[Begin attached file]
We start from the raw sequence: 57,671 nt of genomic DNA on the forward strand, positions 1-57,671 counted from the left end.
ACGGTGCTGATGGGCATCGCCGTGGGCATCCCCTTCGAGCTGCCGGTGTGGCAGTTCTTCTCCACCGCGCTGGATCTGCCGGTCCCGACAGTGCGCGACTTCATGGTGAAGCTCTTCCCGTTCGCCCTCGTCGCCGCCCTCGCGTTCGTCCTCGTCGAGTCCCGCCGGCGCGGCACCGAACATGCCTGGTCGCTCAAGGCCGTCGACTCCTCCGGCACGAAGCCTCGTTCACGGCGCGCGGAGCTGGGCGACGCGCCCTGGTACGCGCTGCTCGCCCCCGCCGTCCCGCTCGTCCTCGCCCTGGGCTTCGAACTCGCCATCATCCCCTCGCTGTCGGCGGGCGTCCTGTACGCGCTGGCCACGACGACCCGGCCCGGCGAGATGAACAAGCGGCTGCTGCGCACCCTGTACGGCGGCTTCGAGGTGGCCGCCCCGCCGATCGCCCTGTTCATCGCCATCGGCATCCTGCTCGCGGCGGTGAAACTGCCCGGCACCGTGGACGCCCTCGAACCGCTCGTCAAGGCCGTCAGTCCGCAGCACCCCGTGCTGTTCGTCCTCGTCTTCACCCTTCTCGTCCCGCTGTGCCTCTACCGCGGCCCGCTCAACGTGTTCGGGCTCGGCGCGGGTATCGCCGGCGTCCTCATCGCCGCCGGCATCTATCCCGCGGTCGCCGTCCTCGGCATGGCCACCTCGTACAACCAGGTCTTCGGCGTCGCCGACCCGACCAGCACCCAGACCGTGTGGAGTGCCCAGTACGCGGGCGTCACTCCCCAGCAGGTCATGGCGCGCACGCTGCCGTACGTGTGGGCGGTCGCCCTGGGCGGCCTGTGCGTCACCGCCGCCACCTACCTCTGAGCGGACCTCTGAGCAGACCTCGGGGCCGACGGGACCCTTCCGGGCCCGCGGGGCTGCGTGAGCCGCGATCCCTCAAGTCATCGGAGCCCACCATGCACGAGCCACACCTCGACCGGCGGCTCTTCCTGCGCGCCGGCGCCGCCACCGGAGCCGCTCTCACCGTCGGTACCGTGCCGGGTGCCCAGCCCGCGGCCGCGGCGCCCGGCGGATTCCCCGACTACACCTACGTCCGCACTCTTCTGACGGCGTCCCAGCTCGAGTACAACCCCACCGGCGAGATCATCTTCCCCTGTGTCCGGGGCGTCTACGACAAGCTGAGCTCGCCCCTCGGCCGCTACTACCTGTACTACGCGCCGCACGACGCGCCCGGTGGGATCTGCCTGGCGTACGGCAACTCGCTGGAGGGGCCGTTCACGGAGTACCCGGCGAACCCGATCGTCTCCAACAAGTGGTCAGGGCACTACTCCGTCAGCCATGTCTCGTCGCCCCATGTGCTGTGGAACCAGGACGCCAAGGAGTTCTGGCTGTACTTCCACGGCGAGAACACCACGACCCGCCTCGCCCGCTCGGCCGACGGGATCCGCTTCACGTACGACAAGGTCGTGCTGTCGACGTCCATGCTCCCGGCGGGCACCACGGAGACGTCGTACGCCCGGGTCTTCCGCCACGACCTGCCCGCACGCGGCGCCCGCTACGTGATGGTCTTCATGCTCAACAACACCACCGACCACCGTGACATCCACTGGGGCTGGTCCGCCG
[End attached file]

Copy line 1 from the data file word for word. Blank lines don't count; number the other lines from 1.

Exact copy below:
We start from the raw sequence: 57,671 nt of genomic DNA on the forward strand, positions 1-57,671 counted from the left end.